The reactive scope model—a new model integrating homeostasis, allostasis, and stress.

Romero, L. M., Dickens, M. J., & Cyr, N. E. (2009). The reactive scope model—a new model integrating homeostasis, allostasis, and stress. Hormones and behavior55(3), 375-389.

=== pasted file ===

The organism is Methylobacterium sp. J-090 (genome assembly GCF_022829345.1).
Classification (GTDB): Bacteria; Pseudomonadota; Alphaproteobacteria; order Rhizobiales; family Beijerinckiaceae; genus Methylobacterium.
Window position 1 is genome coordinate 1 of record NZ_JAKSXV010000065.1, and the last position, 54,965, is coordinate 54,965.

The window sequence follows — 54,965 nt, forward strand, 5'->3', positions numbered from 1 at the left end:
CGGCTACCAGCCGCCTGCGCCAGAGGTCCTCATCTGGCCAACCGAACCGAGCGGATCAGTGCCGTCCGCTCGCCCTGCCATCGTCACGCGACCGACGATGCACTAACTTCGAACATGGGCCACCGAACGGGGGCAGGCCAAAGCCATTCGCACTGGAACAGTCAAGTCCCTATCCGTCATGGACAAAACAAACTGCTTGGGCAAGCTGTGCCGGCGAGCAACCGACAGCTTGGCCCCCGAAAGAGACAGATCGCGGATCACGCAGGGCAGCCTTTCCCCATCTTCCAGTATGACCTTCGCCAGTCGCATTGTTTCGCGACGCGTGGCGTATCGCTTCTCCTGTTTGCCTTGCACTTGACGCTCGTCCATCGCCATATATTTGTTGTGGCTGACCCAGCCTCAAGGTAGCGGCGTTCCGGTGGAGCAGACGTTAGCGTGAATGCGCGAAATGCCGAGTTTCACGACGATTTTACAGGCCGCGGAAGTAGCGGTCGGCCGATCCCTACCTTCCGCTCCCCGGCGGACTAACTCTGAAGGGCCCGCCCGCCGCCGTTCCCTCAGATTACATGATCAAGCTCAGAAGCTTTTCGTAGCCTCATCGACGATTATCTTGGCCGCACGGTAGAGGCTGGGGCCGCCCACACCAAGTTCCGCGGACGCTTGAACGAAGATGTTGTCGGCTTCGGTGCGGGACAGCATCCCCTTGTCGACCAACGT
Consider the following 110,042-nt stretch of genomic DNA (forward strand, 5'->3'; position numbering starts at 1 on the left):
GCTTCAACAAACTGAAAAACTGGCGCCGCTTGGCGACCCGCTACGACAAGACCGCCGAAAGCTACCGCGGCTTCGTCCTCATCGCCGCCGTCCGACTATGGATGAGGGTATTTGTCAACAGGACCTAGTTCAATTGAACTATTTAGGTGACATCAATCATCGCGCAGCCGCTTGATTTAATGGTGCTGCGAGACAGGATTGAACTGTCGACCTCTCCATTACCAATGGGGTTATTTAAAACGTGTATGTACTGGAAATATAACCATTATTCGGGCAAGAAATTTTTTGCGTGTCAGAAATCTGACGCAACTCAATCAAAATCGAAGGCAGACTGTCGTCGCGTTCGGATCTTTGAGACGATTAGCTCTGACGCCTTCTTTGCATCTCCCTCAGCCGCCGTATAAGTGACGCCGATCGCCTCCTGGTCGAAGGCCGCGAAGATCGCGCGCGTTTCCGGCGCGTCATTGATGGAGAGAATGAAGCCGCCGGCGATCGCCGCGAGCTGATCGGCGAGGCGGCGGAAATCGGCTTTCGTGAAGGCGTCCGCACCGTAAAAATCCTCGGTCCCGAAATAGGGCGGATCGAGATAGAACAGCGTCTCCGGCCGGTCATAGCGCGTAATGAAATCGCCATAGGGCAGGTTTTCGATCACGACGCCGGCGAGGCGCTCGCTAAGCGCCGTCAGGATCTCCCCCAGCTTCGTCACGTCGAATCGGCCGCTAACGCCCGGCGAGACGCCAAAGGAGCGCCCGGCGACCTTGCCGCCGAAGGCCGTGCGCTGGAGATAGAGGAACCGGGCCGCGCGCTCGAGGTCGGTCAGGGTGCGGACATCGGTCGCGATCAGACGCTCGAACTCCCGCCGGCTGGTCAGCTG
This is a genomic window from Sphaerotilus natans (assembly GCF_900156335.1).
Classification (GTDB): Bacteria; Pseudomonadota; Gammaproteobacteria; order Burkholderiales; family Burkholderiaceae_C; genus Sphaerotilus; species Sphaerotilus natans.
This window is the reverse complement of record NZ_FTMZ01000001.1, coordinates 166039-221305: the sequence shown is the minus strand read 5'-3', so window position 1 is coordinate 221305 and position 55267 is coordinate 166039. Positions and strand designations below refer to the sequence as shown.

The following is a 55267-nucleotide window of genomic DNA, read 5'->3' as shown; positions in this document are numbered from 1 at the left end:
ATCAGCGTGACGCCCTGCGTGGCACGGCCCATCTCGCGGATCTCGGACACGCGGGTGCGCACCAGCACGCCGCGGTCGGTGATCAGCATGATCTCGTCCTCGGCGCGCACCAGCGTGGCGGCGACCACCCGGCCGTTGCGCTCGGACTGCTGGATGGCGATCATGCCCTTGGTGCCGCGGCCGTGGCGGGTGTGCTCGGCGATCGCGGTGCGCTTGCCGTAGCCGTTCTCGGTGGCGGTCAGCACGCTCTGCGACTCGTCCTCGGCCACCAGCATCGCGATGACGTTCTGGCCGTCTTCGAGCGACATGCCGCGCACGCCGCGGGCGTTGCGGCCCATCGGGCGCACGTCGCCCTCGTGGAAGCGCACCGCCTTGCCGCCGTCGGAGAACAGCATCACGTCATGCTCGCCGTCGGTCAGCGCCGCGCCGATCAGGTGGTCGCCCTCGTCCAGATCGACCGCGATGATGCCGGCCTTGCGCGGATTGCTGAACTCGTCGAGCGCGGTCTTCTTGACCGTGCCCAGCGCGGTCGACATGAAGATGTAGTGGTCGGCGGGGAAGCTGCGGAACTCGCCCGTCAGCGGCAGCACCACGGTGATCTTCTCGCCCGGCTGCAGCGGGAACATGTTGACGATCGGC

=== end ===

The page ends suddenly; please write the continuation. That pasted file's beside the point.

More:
Allostasis, the concept of maintaining stability through change, has been proposed as a term and a model to replace the ambiguous term of stress, the concept of adequately or inadequately coping with threatening or unpredictable environmental stimuli. However, both the term allostasis and its underlying model have generated criticism. Here we propose the Reactive Scope Model, an alternate graphical model that builds on the strengths of allostasis and traditional concepts of stress yet addresses many of the criticisms. The basic model proposes divergent effects in four ranges for the concentrations or levels of various physiological mediators involved in responding to stress. (1) Predictive Homeostasis is the range encompassing circadian and seasonal variation — the concentrations/levels needed to respond to predictable environmental changes. (2) Reactive Homeostasis is the range of the mediator needed to respond to unpredictable or threatening environmental changes. Together, Predictive and Reactive Homeostasis comprise the normal reactive scope of the mediator for that individual. Concentrations/levels above the Reactive Homeostasis range is (3) Homeostatic Overload, and concentrations/levels below the Predictive Homeostasis range is (4) Homeostatic Failure. These two ranges represent concentrations/levels with pathological effects and are not compatible with long-term (Homeostatic Overload) or short-term (Homeostatic Failure) health. Wear and tear is the concept that there is a cost to maintaining physiological systems in the Reactive Homeostasis range, so that over time these systems gradually lose their ability to counteract threatening and unpredictable stimuli. Wear and tear can be modeled by a decrease in the threshold between Reactive Homeostasis and Homeostatic Overload, i.e. a decrease in reactive scope. This basic model can then be modified by altering the threshold between Reactive Homeostasis and Homeostatic Overload to help understand how an individual’s response to environmental stressors can differ depending upon factors such as prior stressors, dominance status, and early life experience. We illustrate the benefits of the Reactive Scope Model and contrast it with the traditional model and with allostasis in the context of chronic malnutrition, changes in social status, and changes in stress responses due to early life experiences. The Reactive Scope Model, as an extension of allostasis, should be useful to both biomedical researchers studying laboratory animals and humans, as well as ecologists studying stress in free-living animals.

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